Library still seeks temporary home
The Sonoma Valley Regional Library is looking for a temporary home starting later this summer, for about a year.
And while Mary Evelyn Arnold, first district library commissioner, said the situation isn't desperate yet, she might use that word if the library hasn't found a home by about June 1.
About 20 people are working on finding a temporary home for the library while it undergoes massive renovations. But it's not an easy task.
"There are a limited number of spaces that meet our criteria," Arnold said.
Among the criteria is a space of up to about 10,000 square feet, sufficient parking, data lines, load requirements for the floors, and it all has to be ADA accessible. And it would be nice if it were on or near a bus line.
"So far the places we've identified are Holder Ford and the rental center on Highway 12," Arnold said. "There just aren't a lot of large, empty commercial spaces available."
But the former Holder ford building is unavailable as Staples has signed a lease for the 14,0000-square-foot building.
If the library isn't successful in finding a large space, it could make do with a smaller space in the 3,000-to-5,000-square-foot range.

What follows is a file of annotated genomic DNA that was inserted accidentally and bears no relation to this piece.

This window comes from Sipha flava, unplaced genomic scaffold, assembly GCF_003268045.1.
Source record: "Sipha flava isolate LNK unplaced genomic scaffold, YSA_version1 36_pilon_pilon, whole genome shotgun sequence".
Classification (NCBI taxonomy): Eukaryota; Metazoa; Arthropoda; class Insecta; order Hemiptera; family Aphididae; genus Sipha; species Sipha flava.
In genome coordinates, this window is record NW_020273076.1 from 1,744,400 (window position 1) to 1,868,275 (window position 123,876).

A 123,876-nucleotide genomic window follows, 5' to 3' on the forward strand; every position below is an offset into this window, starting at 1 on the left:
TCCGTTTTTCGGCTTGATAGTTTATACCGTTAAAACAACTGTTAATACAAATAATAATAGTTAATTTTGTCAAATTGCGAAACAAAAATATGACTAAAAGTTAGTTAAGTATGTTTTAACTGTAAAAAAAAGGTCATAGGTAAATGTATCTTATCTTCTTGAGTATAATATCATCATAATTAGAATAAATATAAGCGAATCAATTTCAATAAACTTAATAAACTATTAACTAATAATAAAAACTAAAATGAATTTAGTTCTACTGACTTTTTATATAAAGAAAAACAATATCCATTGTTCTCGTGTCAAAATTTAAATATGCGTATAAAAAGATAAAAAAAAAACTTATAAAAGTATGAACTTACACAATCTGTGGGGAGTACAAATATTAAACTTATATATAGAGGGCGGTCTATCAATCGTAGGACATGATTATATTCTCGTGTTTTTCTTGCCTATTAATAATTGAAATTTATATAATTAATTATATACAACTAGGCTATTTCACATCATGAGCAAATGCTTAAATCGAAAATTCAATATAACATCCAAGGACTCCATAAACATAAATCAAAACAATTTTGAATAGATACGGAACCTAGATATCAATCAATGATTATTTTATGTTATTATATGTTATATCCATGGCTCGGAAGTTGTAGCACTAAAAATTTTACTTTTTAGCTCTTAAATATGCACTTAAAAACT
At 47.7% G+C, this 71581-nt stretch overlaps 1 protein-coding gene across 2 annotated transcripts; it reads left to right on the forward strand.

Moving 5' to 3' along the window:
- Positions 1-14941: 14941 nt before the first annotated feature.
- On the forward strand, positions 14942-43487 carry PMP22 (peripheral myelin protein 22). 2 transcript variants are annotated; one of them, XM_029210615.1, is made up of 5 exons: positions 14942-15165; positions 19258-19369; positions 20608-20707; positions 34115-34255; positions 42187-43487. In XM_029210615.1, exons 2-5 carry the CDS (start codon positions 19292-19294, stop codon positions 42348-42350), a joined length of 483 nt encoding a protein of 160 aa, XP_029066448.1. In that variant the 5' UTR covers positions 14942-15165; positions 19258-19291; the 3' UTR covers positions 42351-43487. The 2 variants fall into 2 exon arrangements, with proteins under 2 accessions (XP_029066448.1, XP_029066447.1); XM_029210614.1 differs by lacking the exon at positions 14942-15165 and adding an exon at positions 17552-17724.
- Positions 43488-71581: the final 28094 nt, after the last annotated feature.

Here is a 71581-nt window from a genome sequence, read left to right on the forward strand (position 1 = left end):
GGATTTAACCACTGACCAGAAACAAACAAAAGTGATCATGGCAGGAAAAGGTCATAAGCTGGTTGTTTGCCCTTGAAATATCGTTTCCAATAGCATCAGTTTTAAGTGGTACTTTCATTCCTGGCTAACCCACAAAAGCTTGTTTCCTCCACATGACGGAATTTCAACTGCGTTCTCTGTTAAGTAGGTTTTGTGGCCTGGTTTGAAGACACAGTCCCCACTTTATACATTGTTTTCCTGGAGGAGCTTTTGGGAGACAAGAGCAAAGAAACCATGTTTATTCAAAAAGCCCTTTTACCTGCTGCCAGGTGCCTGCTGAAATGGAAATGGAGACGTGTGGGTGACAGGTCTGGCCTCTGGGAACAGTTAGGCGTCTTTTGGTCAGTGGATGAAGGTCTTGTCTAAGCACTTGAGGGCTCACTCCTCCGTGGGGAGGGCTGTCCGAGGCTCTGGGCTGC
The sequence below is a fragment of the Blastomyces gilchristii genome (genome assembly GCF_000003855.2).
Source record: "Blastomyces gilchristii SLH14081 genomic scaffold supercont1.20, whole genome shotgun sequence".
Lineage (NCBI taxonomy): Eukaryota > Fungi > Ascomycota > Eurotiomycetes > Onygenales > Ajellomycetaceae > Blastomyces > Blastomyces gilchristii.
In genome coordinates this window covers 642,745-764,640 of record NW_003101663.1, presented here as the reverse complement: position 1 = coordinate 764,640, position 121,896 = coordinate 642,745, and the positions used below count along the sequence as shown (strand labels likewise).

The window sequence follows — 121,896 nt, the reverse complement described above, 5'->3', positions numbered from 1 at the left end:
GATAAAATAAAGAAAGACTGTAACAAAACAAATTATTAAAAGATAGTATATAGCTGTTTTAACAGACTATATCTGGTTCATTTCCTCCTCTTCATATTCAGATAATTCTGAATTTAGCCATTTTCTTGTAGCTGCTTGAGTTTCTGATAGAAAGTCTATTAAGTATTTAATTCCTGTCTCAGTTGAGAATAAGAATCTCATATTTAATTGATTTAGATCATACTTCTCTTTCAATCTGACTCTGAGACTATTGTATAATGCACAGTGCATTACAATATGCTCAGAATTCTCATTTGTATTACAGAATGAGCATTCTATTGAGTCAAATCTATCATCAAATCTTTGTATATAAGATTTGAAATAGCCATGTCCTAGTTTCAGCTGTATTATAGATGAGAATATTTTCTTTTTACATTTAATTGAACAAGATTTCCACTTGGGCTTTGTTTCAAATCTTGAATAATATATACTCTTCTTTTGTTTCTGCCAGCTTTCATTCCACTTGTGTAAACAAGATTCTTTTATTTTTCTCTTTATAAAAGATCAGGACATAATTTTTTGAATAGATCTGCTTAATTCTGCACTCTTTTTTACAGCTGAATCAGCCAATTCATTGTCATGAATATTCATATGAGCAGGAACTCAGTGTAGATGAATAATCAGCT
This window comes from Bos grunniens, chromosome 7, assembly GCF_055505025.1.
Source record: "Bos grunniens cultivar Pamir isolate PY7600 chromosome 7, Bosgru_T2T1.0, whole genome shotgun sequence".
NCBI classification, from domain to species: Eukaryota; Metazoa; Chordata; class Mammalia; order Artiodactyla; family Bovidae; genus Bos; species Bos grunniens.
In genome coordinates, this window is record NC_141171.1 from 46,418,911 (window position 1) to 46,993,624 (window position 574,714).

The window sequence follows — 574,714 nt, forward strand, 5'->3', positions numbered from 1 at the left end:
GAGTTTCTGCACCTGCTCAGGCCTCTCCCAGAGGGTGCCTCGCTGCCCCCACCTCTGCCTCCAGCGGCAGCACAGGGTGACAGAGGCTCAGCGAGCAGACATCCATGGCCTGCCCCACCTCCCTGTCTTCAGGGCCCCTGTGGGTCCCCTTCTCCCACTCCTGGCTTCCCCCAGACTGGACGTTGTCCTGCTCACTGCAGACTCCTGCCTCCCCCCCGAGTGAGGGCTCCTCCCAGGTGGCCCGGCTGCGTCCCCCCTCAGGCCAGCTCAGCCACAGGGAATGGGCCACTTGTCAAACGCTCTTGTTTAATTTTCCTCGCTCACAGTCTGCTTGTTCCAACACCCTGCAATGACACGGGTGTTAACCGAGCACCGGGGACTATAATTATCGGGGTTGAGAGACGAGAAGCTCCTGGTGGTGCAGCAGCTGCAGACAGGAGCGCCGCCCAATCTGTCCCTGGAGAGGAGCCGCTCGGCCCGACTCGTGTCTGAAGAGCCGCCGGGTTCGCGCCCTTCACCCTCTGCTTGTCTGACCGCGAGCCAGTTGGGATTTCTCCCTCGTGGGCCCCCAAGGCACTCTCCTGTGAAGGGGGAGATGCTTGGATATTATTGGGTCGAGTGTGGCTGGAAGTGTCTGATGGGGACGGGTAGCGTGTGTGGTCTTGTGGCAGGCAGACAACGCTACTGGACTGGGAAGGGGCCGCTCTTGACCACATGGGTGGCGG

"We could manage with a smaller space," Arnold said. "But we'd have to offer fewer services."
Isaac Raboy, with North Bay Property Advisors, has been working with the library in its attempt to find a temporary home.
"I'm not sure there are a lot of options," Raboy said, especially given what the needs of the library are, such as parking and ADA restrooms.
The Rental Center on Sonoma Highway would be one option, he said, but Raboy wasn't sure it was wired for computers, although it's got plenty of parking, it's easy to get to and it's on one floor.
Raboy said there are a couple of other properties on the market - a 3,000-square-foot building on West Spain Street behind the Fitness Factory, and another at 865 W. Napa St. that has about 3,100 square feet, but it's not all open space.
"We'll see what we can work with," he added.
Even with a smaller space, Arnold said the library would have to offer children's services, data access - especially for staff - and an area to check books in and out. But the library's temporary home wouldn't have the stacks as it does now.
Some people have suggested using any of the empty warehouses on Eighth Street East, but there are drawbacks there as well since the library needs both heating and air conditioning for the books, along with the ADA accessible facilities.
"But there's no way to get to Eighth Street East by bus," Arnold said. "People have to be able to get to you."
Other people have suggested breaking the library into pieces and putting it in different places, but Arnold said that wouldn't work in terms of staffing.
"We need our staff in one place," she said.